International Entrepreneurship in Small and Medium Size Enterprises

International Entrepreneurship in Small and Medium Size Enterprises

Orientation, Environment and Strategy

The McGill International Entrepreneurship series

Hamid Etemad

The contributors to this volume explore the emerging patterns of SME growth and international expansion in response to the evolving competitive environment, dynamics of competitive behavior, entrepreneurial processes and formulation of strategy.

Chapter 1: The Emerging Context of International Entrepreneurship: An Overview, Interrelations and Extensions

Hamid Etemad

Subjects: business and management, entrepreneurship, international business

Extract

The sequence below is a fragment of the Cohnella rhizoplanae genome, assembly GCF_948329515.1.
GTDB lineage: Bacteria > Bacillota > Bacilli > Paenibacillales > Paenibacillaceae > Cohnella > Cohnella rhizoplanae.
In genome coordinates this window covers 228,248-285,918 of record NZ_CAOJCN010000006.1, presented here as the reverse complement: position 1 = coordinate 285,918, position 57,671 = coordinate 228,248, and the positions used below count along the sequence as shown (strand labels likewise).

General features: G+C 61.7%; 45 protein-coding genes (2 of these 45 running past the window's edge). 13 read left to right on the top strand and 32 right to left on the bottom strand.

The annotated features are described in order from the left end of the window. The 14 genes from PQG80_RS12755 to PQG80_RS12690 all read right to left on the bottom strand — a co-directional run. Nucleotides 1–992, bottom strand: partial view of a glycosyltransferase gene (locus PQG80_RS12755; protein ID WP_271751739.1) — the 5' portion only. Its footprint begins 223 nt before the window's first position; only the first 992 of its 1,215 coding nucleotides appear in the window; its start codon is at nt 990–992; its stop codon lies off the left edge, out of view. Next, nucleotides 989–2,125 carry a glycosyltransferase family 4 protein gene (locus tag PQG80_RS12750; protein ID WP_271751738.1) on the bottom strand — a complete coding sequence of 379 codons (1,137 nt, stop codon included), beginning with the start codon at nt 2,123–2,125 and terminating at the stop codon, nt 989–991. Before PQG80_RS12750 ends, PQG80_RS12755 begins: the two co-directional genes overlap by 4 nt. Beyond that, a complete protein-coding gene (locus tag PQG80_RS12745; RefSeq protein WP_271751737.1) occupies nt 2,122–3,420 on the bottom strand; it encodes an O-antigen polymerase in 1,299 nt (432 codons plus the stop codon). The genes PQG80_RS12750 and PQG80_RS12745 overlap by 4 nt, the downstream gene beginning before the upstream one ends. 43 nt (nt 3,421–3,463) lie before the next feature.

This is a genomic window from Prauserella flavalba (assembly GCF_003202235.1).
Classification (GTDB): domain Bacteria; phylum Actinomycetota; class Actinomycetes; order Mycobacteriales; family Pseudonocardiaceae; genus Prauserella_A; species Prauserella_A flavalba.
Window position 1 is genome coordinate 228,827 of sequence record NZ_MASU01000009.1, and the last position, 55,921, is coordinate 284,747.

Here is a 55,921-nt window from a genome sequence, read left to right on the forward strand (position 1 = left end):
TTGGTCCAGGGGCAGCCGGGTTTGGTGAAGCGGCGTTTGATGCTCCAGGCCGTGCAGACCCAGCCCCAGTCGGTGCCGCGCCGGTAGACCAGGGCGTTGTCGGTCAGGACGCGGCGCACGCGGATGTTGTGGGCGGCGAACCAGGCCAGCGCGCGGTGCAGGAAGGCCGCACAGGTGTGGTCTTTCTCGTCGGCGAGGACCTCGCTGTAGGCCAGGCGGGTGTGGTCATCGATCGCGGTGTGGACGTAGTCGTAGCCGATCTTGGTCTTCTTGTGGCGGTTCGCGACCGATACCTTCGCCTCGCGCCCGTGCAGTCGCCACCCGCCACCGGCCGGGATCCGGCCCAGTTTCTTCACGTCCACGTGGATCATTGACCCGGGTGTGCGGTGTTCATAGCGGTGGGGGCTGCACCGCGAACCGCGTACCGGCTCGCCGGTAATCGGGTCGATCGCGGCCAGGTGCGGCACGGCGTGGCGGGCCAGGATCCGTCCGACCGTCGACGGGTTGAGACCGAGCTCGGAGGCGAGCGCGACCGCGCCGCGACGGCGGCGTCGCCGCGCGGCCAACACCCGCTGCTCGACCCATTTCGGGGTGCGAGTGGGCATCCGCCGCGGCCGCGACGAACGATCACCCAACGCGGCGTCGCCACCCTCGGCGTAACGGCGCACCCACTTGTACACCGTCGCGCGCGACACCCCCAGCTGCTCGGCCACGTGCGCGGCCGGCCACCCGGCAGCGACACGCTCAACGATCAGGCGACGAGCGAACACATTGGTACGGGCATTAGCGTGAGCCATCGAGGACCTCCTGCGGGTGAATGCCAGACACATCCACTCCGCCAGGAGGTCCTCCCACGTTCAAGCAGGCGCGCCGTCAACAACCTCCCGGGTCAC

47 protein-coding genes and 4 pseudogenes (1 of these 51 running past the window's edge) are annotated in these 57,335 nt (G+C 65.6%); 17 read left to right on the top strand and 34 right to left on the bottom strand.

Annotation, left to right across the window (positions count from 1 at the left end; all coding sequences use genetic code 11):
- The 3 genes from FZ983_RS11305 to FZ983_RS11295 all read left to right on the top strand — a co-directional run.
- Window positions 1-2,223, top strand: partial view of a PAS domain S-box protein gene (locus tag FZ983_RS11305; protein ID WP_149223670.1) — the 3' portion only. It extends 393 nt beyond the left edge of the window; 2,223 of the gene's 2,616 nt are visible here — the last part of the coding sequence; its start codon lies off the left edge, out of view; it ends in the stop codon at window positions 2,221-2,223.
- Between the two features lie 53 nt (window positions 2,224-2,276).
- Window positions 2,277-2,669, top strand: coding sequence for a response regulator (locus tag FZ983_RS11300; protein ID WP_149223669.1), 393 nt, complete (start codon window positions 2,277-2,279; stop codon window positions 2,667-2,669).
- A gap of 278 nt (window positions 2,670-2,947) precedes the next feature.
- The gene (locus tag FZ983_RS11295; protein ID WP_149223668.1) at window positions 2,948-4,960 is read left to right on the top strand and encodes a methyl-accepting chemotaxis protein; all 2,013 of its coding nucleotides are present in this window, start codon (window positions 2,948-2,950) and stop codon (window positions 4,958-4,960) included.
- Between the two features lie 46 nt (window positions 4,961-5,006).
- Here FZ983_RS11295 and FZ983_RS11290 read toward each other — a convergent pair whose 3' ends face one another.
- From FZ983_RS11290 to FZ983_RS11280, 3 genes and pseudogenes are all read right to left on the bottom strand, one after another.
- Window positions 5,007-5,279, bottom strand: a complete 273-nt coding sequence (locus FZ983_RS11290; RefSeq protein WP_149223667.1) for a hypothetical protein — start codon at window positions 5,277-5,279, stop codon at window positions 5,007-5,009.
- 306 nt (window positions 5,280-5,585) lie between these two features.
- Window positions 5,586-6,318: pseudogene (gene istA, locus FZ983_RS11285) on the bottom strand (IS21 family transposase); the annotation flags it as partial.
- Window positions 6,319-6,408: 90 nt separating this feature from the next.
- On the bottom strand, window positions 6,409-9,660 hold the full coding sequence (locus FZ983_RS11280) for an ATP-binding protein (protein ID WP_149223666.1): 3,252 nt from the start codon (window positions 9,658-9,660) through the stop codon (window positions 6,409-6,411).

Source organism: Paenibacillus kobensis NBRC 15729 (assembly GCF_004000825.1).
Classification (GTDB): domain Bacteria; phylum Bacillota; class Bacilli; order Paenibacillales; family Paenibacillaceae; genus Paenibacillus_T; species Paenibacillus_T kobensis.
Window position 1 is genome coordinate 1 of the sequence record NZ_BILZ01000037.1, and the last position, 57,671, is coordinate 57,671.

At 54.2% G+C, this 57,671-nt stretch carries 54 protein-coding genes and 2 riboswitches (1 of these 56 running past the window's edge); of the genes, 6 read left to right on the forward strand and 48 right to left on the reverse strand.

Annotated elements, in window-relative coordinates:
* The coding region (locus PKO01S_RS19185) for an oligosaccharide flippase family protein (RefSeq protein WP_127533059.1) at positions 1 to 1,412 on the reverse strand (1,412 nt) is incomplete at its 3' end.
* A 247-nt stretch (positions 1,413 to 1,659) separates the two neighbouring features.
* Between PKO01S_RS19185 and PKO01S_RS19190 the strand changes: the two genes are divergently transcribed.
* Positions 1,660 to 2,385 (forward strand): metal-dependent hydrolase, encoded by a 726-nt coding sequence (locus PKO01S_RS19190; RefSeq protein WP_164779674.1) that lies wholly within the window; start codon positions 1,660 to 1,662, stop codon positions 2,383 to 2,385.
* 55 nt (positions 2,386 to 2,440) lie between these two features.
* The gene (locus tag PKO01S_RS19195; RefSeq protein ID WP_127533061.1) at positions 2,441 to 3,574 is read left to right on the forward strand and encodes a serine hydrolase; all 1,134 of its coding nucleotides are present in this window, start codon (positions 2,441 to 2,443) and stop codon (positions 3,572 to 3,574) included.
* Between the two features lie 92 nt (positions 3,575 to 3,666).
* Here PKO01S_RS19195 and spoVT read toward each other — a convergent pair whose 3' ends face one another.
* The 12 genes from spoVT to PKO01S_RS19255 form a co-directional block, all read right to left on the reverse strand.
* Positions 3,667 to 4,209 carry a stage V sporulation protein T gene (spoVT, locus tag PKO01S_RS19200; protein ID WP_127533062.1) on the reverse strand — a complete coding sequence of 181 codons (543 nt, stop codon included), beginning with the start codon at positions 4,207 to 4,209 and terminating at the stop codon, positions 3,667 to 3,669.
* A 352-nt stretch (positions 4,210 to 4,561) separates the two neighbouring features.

Hamid Etemad INTRODUCTION TO THE VOLUME Markets used to be segmented: large companies competed in international markets while smaller businesses remained local or regional. However, the global competitive environment is changing dramatically. The drivers of globalization are removing the barriers that segregated the competitive space of the small and the large firms in the past. Firms of all sizes have begun to share the same competitive space. It is becoming increasingly difficult for independent small firms to thrive in their traditional markets unless they are globally competitive (Etemad, 1999, 2003a). As smaller firms are forced to compete with global players even at home, the tendency is to seek successful patterns of internationalization, experiment with them and even emulate them, in the hope of becoming globally competitive. In spite of their obvious benefits, such practices may also be fraught with dangers. Although emulating successful strategies is likely to reduce short-term risks and costs, they may also expose SMEs to the hazards of herding behavior (Knickerbocker, 1973), where competitors emulate each other to avoid the risk of falling dramatically behind. When the successful strategies of multinational enterprises (MNEs) are emulated, or even variants of their models and strategies are adopted, the added danger is that SMEs may suffer doubly: not only may their relatively smaller size and inexperience disadvantage them, they may also find themselves strategically defenseless in direct competition with the much larger and more competitive MNEs, especially those whose integrated strategies were emulated in order to enter and compete in...

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